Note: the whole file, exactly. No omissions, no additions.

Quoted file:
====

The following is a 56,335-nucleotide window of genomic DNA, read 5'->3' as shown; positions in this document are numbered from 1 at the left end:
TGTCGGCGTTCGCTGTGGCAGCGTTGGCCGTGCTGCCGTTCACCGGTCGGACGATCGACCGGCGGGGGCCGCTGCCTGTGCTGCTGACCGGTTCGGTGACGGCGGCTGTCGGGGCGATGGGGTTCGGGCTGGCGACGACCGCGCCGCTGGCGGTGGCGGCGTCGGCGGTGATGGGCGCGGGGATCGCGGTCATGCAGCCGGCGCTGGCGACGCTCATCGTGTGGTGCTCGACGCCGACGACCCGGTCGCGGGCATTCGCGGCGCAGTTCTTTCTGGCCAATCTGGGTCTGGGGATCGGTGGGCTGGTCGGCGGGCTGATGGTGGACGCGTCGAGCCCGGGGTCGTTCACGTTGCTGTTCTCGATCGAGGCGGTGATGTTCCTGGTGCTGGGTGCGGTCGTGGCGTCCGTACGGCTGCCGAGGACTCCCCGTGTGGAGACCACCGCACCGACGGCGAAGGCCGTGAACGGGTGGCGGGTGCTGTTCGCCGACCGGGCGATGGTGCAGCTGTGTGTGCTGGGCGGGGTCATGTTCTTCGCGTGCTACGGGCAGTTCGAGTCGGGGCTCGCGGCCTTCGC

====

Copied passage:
The following is a 56,335-nucleotide window of genomic DNA, read 5'->3' as shown; positions in this document are numbered from 1 at the left end:
TGTCGGCGTTCGCTGTGGCAGCGTTGGCCGTGCTGCCGTTCACCGGTCGGACGATCGACCGGCGGGGGCCGCTGCCTGTGCTGCTGACCGGTTCGGTGACGGCGGCTGTCGGGGCGATGGGGTTCGGGCTGGCGACGACCGCGCCGCTGGCGGTGGCGGCGTCGGCGGTGATGGGCGCGGGGATCGCGGTCATGCAGCCGGCGCTGGCGACGCTCATCGTGTGGTGCTCGACGCCGACGACCCGGTCGCGGGCATTCGCGGCGCAGTTCTTTCTGGCCAATCTGGGTCTGGGGATCGGTGGGCTGGTCGGCGGGCTGATGGTGGACGCGTCGAGCCCGGGGTCGTTCACGTTGCTGTTCTCGATCGAGGCGGTGATGTTCCTGGTGCTGGGTGCGGTCGTGGCGTCCGTACGGCTGCCGAGGACTCCCCGTGTGGAGACCACCGCACCGACGGCGAAGGCCGTGAACGGGTGGCGGGTGCTGTTCGCCGACCGGGCGATGGTGCAGCTGTGTGTGCTGGGCGGGGTCATGTTCTTCGCGTGCTACGGGCAGTTCGAGTCGGGGCTCGCGGCCTTCGC